4. Find Long Lost Pensions Did you perhaps take out a pension many years ago to which you have stopped contributing? Perhaps you took it out when working with a different employer. Track down the pensions’ administrator and find out the value of the pension. If you can't find the adminis trator, contact the Pensions Authority, or track down past colleagues who may be able to assist you. Be sure to update your current and future contact details with your employer or the pensions’ administrator to ensure that you don't lose out on your pension.
5. Take Advantage of Perks
Do you know whether you're entitled to the full contributory State pension? Your PRSI record breaks down your social insurance contributions to determine whether you are entitled to a full contributory State pension. Check your PRSI record in the weeks leading up to your retirement so that you know where you stand and be financially prepared.
2. Apply for Your State Pension
The State offers a free travel scheme which entitles people over the age of 66 to travel for free on most types of State public transport services. If you receive a social welfare pension, you should get your travel card automatically, provided you have registered for a public services card. Apply for the card from your local Intreo centre or Social Welfare offices.
6. Understand Your Taxes -
In order to apply for a state pension, you must complete the appropriate state pension application form (contributory or non-contributory) based on your entitlements. The application forms are available from your nearest Social Welfare or Post office. Apply for your state pension 3 months before your 66th birthday.
3. Read the Fine Print Retirees are responsible for their own tax affairs, and it is important to note that your State pension may be taxable, although this is unlikely if your pension is your only source of income. However, if you have income from other pensions, there may be tax implications which you should discuss with your advisor beforehand. When planning your will, consider the implications of Inheritance Tax and Capital Gains Tax. From the age of 65, you are entitled to a number of tax breaks. You won't have to pay tax on the interest you earned on savings, unless your gross income exceeds €18,000 (single person) or €36,000 for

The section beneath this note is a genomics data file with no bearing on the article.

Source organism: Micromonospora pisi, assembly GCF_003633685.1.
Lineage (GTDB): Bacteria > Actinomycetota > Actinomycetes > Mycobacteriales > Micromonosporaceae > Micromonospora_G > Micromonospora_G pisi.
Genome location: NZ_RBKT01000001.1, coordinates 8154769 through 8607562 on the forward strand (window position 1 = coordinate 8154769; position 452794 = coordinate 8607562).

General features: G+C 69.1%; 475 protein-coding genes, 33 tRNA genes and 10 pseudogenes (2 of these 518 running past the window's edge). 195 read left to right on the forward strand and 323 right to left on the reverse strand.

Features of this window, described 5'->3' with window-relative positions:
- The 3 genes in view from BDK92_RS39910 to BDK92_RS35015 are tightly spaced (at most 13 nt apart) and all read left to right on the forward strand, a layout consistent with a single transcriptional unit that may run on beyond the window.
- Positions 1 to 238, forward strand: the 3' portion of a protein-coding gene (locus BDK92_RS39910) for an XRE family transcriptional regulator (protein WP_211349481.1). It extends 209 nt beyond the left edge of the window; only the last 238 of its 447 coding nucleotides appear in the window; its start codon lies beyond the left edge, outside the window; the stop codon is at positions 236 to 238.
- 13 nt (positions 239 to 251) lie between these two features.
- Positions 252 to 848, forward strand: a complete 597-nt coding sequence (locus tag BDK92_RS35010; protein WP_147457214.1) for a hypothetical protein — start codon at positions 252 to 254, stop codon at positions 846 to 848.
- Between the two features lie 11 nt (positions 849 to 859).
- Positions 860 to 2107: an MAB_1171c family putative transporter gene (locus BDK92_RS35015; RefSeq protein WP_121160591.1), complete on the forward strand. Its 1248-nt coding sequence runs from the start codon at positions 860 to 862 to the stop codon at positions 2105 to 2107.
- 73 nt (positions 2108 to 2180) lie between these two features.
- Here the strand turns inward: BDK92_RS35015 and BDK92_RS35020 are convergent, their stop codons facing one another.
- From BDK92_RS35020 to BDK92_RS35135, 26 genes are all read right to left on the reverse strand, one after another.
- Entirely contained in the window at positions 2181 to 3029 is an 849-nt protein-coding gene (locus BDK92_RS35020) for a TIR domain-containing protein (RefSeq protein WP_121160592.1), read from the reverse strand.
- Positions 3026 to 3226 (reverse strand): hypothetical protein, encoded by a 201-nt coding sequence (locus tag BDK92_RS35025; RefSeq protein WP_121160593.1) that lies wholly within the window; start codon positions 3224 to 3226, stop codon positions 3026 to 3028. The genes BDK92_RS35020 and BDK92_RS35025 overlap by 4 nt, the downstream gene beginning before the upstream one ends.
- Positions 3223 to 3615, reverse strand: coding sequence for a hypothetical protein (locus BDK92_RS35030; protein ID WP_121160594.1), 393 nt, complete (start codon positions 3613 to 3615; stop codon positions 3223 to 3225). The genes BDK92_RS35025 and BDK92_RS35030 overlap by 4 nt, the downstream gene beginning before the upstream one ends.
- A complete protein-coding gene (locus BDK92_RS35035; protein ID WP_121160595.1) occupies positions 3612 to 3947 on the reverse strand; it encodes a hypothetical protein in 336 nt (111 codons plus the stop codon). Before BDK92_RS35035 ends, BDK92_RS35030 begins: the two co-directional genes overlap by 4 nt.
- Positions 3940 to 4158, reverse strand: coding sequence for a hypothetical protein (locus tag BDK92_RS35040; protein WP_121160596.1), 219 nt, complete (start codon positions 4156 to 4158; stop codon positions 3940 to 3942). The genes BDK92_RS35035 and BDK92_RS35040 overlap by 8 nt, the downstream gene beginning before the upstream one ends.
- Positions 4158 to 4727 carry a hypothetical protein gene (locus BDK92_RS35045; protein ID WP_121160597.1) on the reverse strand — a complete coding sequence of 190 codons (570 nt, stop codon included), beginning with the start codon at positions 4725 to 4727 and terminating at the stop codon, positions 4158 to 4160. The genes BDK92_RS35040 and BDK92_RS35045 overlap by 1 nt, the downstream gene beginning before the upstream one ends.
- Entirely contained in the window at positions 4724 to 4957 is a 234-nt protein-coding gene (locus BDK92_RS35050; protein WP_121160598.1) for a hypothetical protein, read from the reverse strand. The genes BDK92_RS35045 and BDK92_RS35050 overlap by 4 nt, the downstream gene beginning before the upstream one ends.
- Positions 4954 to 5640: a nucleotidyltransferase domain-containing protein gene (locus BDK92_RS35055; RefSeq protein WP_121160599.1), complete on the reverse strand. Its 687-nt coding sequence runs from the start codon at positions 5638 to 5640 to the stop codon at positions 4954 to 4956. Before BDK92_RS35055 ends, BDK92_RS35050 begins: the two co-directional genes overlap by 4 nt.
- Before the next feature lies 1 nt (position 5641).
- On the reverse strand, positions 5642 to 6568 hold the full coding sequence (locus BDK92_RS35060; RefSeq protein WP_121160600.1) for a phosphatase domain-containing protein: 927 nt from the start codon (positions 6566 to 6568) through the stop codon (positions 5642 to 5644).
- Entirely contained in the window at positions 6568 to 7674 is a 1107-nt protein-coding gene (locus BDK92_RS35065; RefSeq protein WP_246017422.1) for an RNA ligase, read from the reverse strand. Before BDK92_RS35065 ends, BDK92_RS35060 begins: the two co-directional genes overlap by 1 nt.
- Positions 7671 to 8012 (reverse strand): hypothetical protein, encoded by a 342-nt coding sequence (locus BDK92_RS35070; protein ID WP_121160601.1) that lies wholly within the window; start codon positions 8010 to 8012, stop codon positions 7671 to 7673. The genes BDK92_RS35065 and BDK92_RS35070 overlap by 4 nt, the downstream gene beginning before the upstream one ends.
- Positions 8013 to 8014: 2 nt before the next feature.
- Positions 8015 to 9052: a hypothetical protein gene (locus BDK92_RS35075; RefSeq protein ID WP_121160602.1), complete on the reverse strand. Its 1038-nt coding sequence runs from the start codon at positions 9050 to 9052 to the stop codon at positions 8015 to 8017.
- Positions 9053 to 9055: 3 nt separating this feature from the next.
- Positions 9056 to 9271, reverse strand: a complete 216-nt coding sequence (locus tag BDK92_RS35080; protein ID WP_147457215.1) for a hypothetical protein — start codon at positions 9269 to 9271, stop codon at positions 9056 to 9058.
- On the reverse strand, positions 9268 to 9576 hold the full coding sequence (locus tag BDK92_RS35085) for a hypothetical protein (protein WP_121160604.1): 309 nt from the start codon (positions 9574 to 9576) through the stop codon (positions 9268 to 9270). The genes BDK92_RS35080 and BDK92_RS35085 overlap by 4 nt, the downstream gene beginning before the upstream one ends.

married couples. You may be exempted from income tax, provided you earn below the prescribed limit, and you may be entitled to additional credits that should help reduce your tax bill, once you reach the age of 65.
7. Opt for the Best Lump Sum Individuals with private pensions are entitled to lump sum pension payouts on retirement, however, the amount will vary based on the scheme and its monetary value. It would be prudent to find out how big a lump sum you can expect. If you have a defined contribution scheme, your lump sum will equal either 25% of your pension fund, or one-and-a-half times your salary.
The first thing you need to know, is how to access the money you're entitled to, and what you want to do with it. Investing your lump sum, if you can, is a very wise decision. Consider your investment options, based on the amount of risk you're prepared to take, and when you will likely need to access the funds. Defined contribution schemes enable you to convert money remaining in your pension fund after the lump sum has been taken out, into an Approved Retirement Fund (ARF) or annuity, which provides financial certainty during retirement.
9. Be Savvy
If you have a defined benefit scheme, on the other hand, your lump sum amount will depend on the service and your salary. It may be up to one-and-a-half times your final remuneration. Speak to your pensions’ administrator if you have a defined benefit, and ensure that they calculate the lump sum based on the highest possible final remuneration figure, as a small discrepancy can make a significant difference. Regardless of the type of pension you own, the first €200,000 of your lump sum is tax-free.